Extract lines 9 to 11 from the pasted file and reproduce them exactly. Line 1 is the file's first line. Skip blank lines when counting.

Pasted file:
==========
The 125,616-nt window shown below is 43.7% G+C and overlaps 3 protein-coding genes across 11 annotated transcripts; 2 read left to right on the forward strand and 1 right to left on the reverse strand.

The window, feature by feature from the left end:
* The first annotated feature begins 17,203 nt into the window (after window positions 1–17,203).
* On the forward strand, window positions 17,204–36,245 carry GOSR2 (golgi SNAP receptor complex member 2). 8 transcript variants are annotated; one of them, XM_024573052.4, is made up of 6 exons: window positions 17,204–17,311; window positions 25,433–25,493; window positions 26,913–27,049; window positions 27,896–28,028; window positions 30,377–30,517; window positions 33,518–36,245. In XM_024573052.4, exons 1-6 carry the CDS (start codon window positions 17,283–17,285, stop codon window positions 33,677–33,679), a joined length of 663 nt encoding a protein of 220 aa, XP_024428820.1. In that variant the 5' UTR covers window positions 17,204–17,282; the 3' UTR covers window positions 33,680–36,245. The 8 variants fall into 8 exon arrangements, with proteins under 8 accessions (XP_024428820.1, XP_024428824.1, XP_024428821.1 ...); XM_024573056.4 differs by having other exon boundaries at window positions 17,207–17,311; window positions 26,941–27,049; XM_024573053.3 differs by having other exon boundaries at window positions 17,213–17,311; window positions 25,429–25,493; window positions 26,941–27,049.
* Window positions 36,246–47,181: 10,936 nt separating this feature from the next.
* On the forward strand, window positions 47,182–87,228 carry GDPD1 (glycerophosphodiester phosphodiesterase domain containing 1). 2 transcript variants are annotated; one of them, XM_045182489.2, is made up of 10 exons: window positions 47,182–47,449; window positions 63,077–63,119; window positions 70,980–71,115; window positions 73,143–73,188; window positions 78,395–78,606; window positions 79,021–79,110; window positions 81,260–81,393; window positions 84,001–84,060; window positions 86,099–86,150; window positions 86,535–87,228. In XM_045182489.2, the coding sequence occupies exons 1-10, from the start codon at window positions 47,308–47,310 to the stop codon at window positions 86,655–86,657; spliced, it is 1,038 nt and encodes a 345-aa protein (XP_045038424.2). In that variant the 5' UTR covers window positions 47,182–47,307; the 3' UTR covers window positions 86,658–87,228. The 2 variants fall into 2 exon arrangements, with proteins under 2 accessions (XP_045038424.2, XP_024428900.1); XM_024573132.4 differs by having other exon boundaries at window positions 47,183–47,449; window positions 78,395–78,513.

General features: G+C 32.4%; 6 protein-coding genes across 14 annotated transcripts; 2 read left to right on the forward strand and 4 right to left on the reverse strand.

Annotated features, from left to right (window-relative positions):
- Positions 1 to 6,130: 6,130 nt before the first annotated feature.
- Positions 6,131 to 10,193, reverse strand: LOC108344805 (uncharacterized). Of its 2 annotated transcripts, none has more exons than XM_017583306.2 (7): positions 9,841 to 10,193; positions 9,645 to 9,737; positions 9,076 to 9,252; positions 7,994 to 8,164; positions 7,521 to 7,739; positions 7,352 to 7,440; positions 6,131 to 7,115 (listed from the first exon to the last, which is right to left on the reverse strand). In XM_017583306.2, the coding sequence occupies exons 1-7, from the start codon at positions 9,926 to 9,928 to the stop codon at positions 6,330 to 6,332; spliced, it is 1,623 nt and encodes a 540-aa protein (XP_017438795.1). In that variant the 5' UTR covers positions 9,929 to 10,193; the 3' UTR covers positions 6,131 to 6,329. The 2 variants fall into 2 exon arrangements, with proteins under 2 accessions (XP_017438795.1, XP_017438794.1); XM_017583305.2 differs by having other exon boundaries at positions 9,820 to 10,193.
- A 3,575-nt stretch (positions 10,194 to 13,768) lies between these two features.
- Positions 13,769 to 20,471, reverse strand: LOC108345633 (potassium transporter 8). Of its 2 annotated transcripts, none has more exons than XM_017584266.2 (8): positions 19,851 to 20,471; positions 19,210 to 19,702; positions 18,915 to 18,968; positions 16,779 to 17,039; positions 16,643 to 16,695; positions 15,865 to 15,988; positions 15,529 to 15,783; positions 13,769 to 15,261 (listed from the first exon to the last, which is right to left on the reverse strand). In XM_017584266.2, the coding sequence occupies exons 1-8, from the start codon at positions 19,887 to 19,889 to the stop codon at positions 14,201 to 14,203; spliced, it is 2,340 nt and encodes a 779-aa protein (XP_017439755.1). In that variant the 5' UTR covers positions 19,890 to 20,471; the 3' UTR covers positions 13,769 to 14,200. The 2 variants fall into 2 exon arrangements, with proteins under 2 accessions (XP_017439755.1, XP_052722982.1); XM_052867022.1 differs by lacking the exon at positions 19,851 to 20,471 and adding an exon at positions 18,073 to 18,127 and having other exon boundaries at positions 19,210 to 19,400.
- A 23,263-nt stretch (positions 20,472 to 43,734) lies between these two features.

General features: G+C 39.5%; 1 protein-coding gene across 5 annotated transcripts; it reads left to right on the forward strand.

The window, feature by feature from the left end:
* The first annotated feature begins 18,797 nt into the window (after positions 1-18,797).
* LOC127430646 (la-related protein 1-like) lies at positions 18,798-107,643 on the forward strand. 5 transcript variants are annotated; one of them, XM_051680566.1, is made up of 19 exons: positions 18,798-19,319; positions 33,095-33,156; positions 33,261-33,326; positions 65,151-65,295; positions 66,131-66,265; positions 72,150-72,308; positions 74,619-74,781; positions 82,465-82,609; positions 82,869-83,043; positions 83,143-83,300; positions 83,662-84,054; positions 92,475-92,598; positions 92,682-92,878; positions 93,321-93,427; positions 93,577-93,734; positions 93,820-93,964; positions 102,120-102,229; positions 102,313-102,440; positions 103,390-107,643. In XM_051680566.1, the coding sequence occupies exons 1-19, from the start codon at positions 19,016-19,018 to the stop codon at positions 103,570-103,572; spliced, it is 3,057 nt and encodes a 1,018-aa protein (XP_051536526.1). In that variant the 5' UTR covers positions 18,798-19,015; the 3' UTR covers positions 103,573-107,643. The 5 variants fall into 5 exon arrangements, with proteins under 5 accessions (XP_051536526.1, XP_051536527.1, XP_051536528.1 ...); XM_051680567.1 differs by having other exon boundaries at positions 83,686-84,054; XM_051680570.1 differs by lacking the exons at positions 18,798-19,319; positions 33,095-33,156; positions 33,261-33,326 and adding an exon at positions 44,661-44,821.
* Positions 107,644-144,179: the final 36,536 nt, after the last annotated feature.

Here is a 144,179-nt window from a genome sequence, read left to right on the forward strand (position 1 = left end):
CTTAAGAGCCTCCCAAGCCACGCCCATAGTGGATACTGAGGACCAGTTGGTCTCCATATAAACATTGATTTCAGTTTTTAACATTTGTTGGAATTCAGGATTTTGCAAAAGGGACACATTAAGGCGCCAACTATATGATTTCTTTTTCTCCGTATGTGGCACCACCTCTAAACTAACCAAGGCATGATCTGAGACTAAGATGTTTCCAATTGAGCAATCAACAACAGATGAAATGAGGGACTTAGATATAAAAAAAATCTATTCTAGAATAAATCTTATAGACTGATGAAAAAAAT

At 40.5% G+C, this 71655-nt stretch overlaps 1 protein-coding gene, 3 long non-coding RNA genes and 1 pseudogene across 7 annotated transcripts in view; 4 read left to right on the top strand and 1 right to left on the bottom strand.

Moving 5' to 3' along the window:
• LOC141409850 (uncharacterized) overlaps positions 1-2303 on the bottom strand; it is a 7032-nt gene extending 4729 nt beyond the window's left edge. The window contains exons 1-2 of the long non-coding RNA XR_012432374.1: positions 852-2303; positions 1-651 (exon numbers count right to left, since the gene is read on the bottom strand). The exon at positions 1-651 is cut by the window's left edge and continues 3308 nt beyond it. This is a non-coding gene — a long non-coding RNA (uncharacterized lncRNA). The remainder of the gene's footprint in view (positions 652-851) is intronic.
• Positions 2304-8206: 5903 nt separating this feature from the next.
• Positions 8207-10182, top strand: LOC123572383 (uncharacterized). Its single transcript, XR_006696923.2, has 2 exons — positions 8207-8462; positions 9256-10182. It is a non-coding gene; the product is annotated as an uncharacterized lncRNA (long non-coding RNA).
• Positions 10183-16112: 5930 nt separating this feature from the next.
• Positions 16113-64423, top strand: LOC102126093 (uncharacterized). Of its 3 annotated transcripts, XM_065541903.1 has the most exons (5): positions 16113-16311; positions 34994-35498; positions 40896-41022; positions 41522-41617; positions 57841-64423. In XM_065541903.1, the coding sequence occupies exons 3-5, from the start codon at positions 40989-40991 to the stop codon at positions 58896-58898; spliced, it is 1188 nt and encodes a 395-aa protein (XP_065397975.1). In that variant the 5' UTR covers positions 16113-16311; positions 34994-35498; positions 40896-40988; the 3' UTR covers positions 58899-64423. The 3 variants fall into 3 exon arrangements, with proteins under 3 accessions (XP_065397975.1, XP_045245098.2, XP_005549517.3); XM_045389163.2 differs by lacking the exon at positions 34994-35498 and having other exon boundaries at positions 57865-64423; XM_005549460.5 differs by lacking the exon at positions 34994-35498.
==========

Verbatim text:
- Positions 1 to 6,130: 6,130 nt before the first annotated feature.
- Positions 6,131 to 10,193, reverse strand: LOC108344805 (uncharacterized). Of its 2 annotated transcripts, none has more exons than XM_017583306.2 (7): positions 9,841 to 10,193; positions 9,645 to 9,737; positions 9,076 to 9,252; positions 7,994 to 8,164; positions 7,521 to 7,739; positions 7,352 to 7,440; positions 6,131 to 7,115 (listed from the first exon to the last, which is right to left on the reverse strand). In XM_017583306.2, the coding sequence occupies exons 1-7, from the start codon at positions 9,926 to 9,928 to the stop codon at positions 6,330 to 6,332; spliced, it is 1,623 nt and encodes a 540-aa protein (XP_017438795.1). In that variant the 5' UTR covers positions 9,929 to 10,193; the 3' UTR covers positions 6,131 to 6,329. The 2 variants fall into 2 exon arrangements, with proteins under 2 accessions (XP_017438795.1, XP_017438794.1); XM_017583305.2 differs by having other exon boundaries at positions 9,820 to 10,193.
- A 3,575-nt stretch (positions 10,194 to 13,768) lies between these two features.